Politics of Licensing and Certification

Dr. Adam Tabriz

The Decades’ old Partisan instrument for the Control of Scholars

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The purpose of licensing and certification that we see today dawns on establishing some form of professional quality and safety standards for goods and services furnished by individuals or an entity. Now what measures point out, under sophistication, encompass the kind of procedure and protocols that in many aspects have little to do with quality and safety, yet more to do with control and power over the socioeconomic sovereignty of people.

The licensing practice has enhanced its control to “delicate professions” such as medicine and stretched to other careers that, by nature, do not necessarily present a direct danger to society. As attractive as it seems and within the professional interaction’s explicit context, the overall intent is undoubtedly necessary; however, the argument’s principal subject is beyond rhetoric into the practice’s side effects, not the vision and mission.

Today disciplinary actions facing a licensee are by far more unrelenting, with thresholds at an all-time low. Indeed, some professional achievements are the person’s endurance stake, and the full-scale application of reasonable licensing practice is a hefty price paid for only breaking bureaucratic creeds.

The complex Licensing system will invite Bureaucracy.

Public safety is indeed the most crucial justification to put in position a system that assures quality assurances for every profession, particularly those with forthright responsibilities with human life. The aforementioned is legitimized based on the necessity of a micro-management structure that also comprises actions that overrun individual privacy and authorize favoritism.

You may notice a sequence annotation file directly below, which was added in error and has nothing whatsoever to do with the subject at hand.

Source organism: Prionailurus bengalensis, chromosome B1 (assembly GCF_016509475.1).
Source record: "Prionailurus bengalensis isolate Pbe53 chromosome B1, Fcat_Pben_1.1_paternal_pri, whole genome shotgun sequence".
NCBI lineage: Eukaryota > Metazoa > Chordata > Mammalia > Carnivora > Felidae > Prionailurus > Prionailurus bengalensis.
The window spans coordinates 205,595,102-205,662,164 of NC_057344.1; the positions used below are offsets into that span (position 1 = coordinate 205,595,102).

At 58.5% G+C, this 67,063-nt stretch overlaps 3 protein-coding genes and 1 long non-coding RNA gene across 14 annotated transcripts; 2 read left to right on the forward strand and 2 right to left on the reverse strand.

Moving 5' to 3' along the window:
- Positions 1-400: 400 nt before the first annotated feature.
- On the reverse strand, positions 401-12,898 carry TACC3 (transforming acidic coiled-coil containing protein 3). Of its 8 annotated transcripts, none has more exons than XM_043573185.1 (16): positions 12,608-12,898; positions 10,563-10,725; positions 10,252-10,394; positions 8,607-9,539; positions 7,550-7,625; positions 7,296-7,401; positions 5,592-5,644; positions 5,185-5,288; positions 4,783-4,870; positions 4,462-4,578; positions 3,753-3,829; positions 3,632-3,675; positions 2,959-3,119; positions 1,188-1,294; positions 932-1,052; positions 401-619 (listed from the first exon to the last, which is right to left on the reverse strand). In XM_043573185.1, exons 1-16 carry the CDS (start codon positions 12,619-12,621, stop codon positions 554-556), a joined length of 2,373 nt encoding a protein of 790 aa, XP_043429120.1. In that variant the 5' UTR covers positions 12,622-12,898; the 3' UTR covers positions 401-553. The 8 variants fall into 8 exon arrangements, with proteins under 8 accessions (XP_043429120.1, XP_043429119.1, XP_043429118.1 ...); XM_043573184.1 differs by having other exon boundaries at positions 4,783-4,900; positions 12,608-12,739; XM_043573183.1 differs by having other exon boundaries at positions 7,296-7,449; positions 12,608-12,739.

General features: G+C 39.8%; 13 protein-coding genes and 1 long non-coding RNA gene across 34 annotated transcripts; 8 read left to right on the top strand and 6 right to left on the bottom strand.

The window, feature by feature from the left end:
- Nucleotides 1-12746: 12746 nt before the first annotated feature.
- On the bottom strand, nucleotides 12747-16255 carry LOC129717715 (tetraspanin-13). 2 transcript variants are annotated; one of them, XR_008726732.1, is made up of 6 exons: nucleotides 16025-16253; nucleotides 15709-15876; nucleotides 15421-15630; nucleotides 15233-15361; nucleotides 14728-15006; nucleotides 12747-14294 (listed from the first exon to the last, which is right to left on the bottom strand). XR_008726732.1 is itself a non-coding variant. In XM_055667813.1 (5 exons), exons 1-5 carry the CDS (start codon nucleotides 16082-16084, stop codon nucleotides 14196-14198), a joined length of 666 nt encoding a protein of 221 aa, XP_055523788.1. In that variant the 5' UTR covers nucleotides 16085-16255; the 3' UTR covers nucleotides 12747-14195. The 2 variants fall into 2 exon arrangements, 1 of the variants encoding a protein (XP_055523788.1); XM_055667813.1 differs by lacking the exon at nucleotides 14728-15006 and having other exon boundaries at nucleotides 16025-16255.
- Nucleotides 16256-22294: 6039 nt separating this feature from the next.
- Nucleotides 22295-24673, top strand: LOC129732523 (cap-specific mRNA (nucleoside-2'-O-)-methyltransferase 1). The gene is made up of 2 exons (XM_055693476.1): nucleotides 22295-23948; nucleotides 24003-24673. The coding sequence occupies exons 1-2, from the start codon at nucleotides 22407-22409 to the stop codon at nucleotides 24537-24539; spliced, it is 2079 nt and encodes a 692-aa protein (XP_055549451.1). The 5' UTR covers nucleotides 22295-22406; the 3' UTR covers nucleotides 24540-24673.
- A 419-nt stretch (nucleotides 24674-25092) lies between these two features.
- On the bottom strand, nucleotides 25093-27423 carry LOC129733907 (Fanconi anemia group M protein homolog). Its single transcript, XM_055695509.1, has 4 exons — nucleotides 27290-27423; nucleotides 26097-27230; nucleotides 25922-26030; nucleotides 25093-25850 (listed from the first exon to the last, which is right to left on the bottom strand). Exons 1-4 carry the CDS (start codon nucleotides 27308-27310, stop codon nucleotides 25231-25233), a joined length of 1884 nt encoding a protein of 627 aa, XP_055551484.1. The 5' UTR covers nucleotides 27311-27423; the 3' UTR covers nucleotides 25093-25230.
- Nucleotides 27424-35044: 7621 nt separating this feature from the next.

Promoting a reasonable balance and scope of administrative investment in licensing is critical, as excess intervention can possess paradoxical sequels. For example, today, because of the current government crackdown on the opioid crisis by lowering the threshold on license doldrums and revocations, physicians’ substantial abundances deem hesitant to prescribe opioid analgesics to patients who need them the most.

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Undoubtedly, there are and always will be bad apples in the physician community pack. Still, the overzealous unilateral collective burden on physicians would serve nothing but as the theme for the politicians seeking certain professions’ suffrages.

According to the Bureau of Labor Data, around half of U.S. workers hold an occupational license, a massive increase from 5% in 1950. The 2020 presidential nominee Joe Biden Echoes Libertarians’ Call on vocational Licensing. He stated:

“You know, if you are a hair braider, you braid people’s hair. You have to get a license to do something like 400 hours of training,” he said before pausing, admitting he should be “more careful” with his words, and concluding that licensing requirements were part of a tremendous unseen effort “not to help the worker.”

In a recent report, New York Gov. Andrew Cuomo threatened to strip bars and restaurants of their licenses if they fail to impose social-distancing rules and lockdown orders without a hint of due process. The New York governor’s intimidation of stripping people of permission to make a living was explicit; that is, even though; the noncompliance with face masks is on the rise throughout the state, something that the governor and state officials themselves have not been able to ensure. So, does this mean that we should start licensing politicians too? And if they don’t fulfill their duties, we must strip them of that privilege?